How to make your office disability friendly
HR professionals are likely to be aware that a work-space has a legal obligation to meet the needs of any employee with a disability. And yet, all too often, offices are not set up to accommodate variable needs. This includes both the physical space of the office and practices and cultures which exclude or fail to acknowledge the needs of the disabled.
But there are small changes that can be made which will vastly improve disabled access. Here we run through some important changes that can improve accessibility in the workplace.
1. Processes which ensure frequent communication
The best way to ensure needs are being met is by frequent communication. Each individual’s needs will be different – there is no one blanket solution that will suit every employee. Frequent communication, especially initially, allows the employee to feedback on whether current policies are fit for purpose and gives them space to identify issues that may have arisen which haven’t been anticipated by the company. These meetings should be weekly, at least initially.
For employees with mental health disabilities, the style of communication may need to be adapted. Employees may have problems with recalling information, so everything should be documented clearly for their reference.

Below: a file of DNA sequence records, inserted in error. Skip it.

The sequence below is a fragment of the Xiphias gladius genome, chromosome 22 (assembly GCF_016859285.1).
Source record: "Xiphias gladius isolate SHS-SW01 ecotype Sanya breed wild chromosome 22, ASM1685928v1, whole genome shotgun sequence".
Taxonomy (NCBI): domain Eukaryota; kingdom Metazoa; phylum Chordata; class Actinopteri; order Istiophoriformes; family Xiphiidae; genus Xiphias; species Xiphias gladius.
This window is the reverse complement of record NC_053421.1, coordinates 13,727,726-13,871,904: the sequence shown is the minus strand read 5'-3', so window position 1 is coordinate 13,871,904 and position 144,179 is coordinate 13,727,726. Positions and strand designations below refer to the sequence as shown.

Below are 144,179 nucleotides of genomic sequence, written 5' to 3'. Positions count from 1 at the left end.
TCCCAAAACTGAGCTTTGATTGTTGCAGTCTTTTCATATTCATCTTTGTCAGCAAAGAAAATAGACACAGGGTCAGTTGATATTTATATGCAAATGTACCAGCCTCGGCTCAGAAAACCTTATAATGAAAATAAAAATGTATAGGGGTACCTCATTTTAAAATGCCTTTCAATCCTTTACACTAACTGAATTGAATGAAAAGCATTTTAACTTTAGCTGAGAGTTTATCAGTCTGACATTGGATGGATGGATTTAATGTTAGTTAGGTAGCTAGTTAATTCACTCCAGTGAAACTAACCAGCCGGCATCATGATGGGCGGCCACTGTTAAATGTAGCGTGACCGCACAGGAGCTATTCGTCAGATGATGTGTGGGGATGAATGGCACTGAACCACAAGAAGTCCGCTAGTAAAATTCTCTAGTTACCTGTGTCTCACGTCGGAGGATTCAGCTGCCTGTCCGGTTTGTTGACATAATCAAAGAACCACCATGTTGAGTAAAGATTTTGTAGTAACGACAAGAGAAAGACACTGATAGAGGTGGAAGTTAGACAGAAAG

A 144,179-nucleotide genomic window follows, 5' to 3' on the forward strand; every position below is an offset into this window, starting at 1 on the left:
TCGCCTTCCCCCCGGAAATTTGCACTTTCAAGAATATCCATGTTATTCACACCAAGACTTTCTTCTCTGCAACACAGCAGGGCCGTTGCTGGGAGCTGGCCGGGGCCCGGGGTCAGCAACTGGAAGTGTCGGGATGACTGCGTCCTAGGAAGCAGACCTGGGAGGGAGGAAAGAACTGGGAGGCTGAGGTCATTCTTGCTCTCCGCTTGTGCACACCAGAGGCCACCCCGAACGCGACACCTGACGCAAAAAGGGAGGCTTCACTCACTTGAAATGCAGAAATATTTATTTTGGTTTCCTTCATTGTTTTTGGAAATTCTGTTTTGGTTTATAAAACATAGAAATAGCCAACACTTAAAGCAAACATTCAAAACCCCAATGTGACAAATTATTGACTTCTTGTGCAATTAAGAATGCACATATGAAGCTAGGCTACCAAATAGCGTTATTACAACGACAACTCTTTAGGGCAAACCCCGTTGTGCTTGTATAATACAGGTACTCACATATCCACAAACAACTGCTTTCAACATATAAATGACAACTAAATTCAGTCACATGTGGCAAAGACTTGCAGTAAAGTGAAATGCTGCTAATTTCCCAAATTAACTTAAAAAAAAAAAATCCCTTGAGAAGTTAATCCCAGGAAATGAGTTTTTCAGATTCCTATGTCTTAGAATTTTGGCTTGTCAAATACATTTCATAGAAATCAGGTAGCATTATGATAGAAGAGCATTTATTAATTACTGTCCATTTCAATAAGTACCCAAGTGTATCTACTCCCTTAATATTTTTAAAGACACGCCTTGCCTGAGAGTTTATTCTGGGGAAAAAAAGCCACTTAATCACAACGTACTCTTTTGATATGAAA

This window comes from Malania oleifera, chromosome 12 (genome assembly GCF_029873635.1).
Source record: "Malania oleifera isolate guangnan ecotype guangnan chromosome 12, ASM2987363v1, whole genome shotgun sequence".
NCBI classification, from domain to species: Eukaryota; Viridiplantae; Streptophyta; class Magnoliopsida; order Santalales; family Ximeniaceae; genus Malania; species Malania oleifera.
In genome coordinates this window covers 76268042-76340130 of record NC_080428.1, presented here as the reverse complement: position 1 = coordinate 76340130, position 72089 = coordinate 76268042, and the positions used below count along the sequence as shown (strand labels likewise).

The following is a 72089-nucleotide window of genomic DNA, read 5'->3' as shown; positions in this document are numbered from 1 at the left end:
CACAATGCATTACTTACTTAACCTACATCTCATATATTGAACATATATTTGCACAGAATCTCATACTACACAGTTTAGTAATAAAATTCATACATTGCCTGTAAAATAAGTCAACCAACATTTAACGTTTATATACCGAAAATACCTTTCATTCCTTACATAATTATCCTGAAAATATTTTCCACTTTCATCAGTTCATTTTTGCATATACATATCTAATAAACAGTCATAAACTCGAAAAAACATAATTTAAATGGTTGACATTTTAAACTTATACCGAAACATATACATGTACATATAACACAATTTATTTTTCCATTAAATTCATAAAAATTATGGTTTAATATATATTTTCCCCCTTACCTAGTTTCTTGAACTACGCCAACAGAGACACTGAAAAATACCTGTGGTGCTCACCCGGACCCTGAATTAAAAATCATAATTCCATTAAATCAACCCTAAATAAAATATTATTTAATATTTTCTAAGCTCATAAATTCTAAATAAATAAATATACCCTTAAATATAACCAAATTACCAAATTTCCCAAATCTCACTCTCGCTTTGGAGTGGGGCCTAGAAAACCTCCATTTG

You may also need to consider style of communication. Everything from tone of voice, choice of words, body language and the choice between email or verbal communication can have different effects on how comfortable an employee feels and the quality of their work.
2. Training for managers and other employees
Educating your managers and staff about disabilities in the workplace is pivotal to creating an all-inclusive culture. It’s best to bring in an external consultant who is knowledgeable about disability to undertake this work.
It’s also a good idea to consult with your disabled employees about what they would want to see from this kind of activity and areas that other employees or the company needs to improve on when it comes to disability.
3. Appropriate equipment
The physical environment is important for individuals with any type of disability. Adapting the workspace doesn’t have to be a huge undertaking – it can start with ensuring the right equipment and storage solutions are available. Equipment that improves the accessibility of your space includes:
- height adjustable desks
- accessible plug sockets
- adjustable monitor arms
- improved cable management to reduce trip hazards
- underfloor power to remove obstacles on the floor
4. Allowing modifications to the work day
Disabled employees may need some accommodation when it comes to working hours. Medications can affect ability in the morning, energy levels may be affected differently by the working day and time may be needed for medical appointments.
Flexible start times, more frequent breaks or time working from home can all be considered as possible methods to accommodate workers.